I am a physics undergraduate. We were working on a summer research project, while this idea unexpectedly came up. We worked on it for some months and developed a low-cost alternative for one lab equipment that we were using for our project. We have performed various standard tests on our equipment, and in all of them, our equipment fares well, mostly on par with the commercially available equipment. We have done the literature review, and ours is a novel idea.

We are not much interested in patenting or marketing the product because of the huge time and resources involved. To clarify, our equipment does not have any 'breakthrough' technologies involved, it is just a handier and a more affordable version of otherwise expensive equipment, but it gets the work done. We want to share this idea so that it may help others like us, but at the same time get us some credit for it.

We are new to this kind of research, hence do not know what to do next. Ideally, how do you go about publishing such a topic?

  • Hi Bob, to me this looks like a "shopping" question here as a request for a particular journal, which we consider off topic. – Bryan Krause Dec 11 '20 at 15:24
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    I can't answer your question (which will likely be promptly closed as an off-topic shopping question), but, I'm wondering whether publication is a worthy of pursuit. Form a partnership with a competitor, incorporate a business (perhaps poaching staff from competitors), find a way to take your product to market. You might seek a patent, but I'm unsure whether that's possible, given you've already disclosed your idea (to three different editors). Eventually, you might publish as a white paper. (I don't understand why you'd go to the effort of developing a product and not want to see it used.) – user2768 Dec 11 '20 at 15:28
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    @user2768 launching a company is no trivial pursuit. there's a reason why most scientists stick to publishing papers – taylor swift Dec 12 '20 at 0:14
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    @taylorswift Launching a company, publishing a paper, they're trivial pursuits, building a company, having impact, they're hard. Some scientists may be content sticking to just research, but, if scientists want to make an impact, they need to work on knowledge transfer, form relationships with industry, or perhaps build a company themselves. – user2768 Dec 14 '20 at 11:08
  • Do you have a faculty advisor? If yes, talk to them! If not, try to find a faculty in your department to give you advice. – user2705196 Dec 15 '20 at 14:13

You might try talking to your university's intellectual property commercialization people, anyway. I think what you want is a patent. That's a non-academic publication, which although not peer reviewed should still command a reasonable level of academic respect. You don't even have to form a spin-off company as suggested in the comments or partner with one. Your university will probably have a mechanism for this already, at least in the US. You don't have to market or enforce your patents, and you can commit/pledge your patent to the public domain so that others may use or extend the technology, which they could do anyway if you just published it in a journal.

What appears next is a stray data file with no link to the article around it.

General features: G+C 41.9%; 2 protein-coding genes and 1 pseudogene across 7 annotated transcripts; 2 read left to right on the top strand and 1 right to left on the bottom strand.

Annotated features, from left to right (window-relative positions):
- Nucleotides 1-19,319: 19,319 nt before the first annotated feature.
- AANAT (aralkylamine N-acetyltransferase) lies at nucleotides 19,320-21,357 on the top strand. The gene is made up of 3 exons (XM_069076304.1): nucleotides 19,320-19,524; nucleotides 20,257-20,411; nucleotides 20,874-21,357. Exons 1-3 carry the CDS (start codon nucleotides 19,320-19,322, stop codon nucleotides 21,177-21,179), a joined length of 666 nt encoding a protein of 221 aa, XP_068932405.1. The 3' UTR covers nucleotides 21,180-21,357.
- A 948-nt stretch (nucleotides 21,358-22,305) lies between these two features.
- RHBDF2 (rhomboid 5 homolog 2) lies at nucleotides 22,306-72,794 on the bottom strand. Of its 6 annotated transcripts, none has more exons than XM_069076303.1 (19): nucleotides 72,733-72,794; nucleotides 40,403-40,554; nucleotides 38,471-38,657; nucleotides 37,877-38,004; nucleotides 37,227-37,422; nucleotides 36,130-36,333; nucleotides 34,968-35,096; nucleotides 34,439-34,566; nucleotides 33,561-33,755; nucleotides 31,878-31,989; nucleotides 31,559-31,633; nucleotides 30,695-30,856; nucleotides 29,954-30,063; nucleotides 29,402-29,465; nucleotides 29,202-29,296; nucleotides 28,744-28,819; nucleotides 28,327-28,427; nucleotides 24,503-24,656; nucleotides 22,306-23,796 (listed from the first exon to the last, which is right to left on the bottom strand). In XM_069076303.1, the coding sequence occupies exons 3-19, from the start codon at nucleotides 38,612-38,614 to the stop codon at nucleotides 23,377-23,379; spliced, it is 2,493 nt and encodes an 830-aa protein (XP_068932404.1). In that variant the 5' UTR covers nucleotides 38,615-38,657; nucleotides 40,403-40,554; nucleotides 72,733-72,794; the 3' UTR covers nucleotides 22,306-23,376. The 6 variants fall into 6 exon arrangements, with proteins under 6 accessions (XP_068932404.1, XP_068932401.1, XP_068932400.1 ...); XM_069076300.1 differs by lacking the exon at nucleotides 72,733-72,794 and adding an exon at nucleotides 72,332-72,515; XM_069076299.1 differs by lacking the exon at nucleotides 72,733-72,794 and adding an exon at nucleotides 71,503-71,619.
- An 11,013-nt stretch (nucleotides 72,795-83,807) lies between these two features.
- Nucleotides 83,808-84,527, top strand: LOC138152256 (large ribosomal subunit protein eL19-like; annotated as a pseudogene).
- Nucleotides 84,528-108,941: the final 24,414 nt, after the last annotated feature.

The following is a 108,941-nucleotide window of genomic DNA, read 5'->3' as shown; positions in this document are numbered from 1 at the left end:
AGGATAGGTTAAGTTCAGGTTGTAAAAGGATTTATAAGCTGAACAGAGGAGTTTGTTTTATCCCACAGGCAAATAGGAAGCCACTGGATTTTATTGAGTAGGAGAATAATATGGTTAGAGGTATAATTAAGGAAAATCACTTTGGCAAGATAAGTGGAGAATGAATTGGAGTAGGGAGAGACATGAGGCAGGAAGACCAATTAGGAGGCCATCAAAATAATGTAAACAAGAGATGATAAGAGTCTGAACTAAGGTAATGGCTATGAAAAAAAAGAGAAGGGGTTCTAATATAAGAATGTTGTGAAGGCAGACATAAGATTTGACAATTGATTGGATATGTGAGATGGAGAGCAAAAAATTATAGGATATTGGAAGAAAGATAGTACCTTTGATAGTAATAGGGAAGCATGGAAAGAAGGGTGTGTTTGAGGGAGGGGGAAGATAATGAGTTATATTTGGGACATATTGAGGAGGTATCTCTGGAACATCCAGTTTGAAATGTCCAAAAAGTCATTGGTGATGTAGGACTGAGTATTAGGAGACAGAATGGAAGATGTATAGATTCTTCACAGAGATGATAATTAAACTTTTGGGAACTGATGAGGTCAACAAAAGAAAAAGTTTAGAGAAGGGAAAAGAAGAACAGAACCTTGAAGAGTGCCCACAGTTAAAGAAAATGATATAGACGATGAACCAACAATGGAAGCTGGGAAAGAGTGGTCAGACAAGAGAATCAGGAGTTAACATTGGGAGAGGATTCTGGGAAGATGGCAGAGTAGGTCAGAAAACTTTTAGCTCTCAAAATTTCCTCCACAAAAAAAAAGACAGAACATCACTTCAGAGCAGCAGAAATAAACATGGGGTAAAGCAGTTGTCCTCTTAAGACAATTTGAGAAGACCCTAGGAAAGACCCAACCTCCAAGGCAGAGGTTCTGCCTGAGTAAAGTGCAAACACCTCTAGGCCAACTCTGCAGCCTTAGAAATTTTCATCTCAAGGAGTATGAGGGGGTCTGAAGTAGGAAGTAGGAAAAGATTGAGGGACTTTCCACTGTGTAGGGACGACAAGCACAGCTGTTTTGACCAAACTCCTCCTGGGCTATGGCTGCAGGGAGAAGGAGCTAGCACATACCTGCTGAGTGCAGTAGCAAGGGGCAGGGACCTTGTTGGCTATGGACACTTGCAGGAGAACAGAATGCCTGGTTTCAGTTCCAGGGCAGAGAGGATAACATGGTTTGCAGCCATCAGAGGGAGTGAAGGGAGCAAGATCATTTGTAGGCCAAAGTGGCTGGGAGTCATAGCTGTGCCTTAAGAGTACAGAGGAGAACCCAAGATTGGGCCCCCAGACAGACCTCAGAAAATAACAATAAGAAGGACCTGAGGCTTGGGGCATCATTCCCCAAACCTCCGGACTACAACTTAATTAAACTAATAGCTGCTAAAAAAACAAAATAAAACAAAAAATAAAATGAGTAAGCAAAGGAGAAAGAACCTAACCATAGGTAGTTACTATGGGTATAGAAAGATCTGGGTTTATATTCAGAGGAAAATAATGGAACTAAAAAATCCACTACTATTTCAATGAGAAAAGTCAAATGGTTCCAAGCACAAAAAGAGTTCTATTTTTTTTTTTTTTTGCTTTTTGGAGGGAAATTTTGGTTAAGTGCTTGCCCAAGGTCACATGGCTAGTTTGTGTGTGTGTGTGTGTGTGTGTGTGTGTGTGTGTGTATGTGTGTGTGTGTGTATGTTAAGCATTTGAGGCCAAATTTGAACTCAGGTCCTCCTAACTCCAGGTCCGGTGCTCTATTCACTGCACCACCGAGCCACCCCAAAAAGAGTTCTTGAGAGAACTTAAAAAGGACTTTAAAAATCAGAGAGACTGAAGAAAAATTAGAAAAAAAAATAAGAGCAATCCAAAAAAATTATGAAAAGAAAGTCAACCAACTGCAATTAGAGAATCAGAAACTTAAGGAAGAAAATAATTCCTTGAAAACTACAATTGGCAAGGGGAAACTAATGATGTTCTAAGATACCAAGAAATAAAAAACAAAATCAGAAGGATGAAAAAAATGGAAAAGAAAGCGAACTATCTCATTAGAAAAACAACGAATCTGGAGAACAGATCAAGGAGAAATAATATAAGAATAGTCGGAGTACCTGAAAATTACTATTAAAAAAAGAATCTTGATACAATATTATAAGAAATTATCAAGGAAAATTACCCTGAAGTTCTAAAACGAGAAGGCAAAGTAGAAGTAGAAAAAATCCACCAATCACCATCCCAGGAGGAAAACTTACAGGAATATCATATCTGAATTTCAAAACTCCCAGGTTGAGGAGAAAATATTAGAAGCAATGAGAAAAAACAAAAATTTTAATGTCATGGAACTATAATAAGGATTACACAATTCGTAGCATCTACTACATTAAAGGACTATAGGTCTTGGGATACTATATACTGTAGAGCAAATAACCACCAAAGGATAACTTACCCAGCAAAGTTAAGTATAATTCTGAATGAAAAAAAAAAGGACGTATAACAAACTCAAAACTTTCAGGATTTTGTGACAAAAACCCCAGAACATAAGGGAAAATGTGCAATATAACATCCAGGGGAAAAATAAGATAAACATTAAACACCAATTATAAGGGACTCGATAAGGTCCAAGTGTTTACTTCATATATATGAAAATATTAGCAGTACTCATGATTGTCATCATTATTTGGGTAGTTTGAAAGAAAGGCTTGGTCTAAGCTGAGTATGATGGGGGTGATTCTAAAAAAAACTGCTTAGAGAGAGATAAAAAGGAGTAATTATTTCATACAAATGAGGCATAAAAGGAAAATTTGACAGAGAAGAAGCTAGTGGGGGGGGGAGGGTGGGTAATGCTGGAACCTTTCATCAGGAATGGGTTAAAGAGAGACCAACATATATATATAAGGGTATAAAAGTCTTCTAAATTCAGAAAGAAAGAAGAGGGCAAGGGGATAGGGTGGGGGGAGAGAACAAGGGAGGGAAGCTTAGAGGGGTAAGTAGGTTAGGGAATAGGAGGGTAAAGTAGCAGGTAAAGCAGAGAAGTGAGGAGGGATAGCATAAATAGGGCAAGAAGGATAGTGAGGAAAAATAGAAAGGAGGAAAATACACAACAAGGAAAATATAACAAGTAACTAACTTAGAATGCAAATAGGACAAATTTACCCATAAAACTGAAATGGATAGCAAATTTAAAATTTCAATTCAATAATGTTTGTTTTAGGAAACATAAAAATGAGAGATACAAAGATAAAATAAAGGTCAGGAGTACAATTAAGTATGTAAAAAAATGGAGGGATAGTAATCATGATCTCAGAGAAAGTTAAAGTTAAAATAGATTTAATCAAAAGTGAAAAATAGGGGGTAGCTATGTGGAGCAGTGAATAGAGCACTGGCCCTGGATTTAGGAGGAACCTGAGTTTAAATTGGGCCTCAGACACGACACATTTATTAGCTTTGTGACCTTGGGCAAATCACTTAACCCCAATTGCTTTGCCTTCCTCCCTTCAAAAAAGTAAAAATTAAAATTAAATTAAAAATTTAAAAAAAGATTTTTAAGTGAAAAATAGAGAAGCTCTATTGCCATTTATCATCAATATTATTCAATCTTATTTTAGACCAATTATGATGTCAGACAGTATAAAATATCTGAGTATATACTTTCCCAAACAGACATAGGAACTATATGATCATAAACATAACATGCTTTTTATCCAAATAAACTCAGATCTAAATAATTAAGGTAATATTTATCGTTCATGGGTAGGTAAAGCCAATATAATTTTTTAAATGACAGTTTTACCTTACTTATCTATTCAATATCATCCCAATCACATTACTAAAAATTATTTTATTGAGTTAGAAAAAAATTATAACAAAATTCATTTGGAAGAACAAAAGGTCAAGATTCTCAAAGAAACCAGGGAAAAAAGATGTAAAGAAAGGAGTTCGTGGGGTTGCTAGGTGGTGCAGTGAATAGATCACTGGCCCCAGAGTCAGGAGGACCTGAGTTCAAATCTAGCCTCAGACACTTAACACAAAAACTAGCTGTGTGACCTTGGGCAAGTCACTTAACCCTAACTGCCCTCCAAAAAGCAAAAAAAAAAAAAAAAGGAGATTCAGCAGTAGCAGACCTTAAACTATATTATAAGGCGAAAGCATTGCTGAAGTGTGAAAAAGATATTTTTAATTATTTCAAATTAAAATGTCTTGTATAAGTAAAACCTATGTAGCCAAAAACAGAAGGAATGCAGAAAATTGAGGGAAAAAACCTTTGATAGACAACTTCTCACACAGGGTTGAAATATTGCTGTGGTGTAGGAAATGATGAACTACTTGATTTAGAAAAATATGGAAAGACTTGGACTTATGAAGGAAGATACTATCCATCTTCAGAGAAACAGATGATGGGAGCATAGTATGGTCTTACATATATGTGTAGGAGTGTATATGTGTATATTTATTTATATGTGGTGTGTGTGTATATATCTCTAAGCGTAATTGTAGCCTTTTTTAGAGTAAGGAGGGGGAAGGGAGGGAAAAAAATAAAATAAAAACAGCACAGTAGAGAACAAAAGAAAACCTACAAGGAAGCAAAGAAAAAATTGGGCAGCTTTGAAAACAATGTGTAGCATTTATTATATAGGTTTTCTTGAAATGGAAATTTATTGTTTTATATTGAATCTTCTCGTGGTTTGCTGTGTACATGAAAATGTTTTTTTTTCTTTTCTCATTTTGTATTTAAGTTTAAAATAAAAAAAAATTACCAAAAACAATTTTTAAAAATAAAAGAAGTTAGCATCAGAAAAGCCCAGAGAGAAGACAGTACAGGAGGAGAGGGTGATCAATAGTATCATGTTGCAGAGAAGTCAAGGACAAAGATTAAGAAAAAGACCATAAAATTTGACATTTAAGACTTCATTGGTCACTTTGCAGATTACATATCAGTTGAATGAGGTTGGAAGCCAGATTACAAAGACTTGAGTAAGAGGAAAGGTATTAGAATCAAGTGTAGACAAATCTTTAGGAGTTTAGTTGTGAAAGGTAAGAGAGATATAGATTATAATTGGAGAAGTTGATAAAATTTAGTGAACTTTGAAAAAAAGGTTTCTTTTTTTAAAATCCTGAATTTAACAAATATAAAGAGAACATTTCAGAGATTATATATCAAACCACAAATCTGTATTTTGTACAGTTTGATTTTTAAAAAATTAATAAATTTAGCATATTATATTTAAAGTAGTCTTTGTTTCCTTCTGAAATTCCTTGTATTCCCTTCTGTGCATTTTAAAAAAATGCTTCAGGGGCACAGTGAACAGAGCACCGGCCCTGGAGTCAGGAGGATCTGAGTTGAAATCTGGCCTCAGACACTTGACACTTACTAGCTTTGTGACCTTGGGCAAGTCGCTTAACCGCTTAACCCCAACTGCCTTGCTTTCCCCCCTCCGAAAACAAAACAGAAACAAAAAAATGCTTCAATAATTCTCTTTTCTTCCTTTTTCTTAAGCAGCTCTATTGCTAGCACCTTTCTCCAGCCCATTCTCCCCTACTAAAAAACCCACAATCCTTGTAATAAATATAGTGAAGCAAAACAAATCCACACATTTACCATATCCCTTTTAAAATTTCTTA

• Totally agree. Yes, you want to explore a patent. – Buffy Dec 11 '20 at 15:45
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    @Buffy and Bill: no, please, don't suggest to patent. As someone who works in instrumentation, believe me, the chances that something like that is worth patenting are veeeeeery thin. – Massimo Ortolano Dec 11 '20 at 18:17
  • @MassimoOrtolano, care to explain more? – Bill Barth Dec 11 '20 at 18:30
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    @BillBarth For many reasons. First, the idea that their equipment is less expensive than the commercial one is misguided: students simply don't know what makes the cost of an instrument (this is something I discuss in my classes exactly for this). So, almost certainly, their idea wouldn't lead to less expensive commercial equipment. Then, the probability that their design is really new among the sheer number of published and patented designs is virtually zero. Finally, if actually new, the probability that their design improves over the existing ones is even less. – Massimo Ortolano Dec 11 '20 at 19:00
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    @MassimoOrtolano, actually, the advice was to explore it with the IP lawyers. They will have valid individual advice. – Buffy Dec 11 '20 at 19:25

Have you tried Review of Scientific Instruments?

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    Another option would be the American Journal of Physics which has articles on low-cost equipment suitable for undergraduate labs. – Jon Custer Dec 11 '20 at 17:43

One option is to describe your device in detail in the next publication making use of it to acquire data.

The major drawback of that strategy is that outstanding experimental design is only a minor plus for reviewers. You still need some interesting results/analysis to publish it, which may not be easy to obtain. It is therefore possible that you publish very late, or not at all, if this is a short-term undergrad project.

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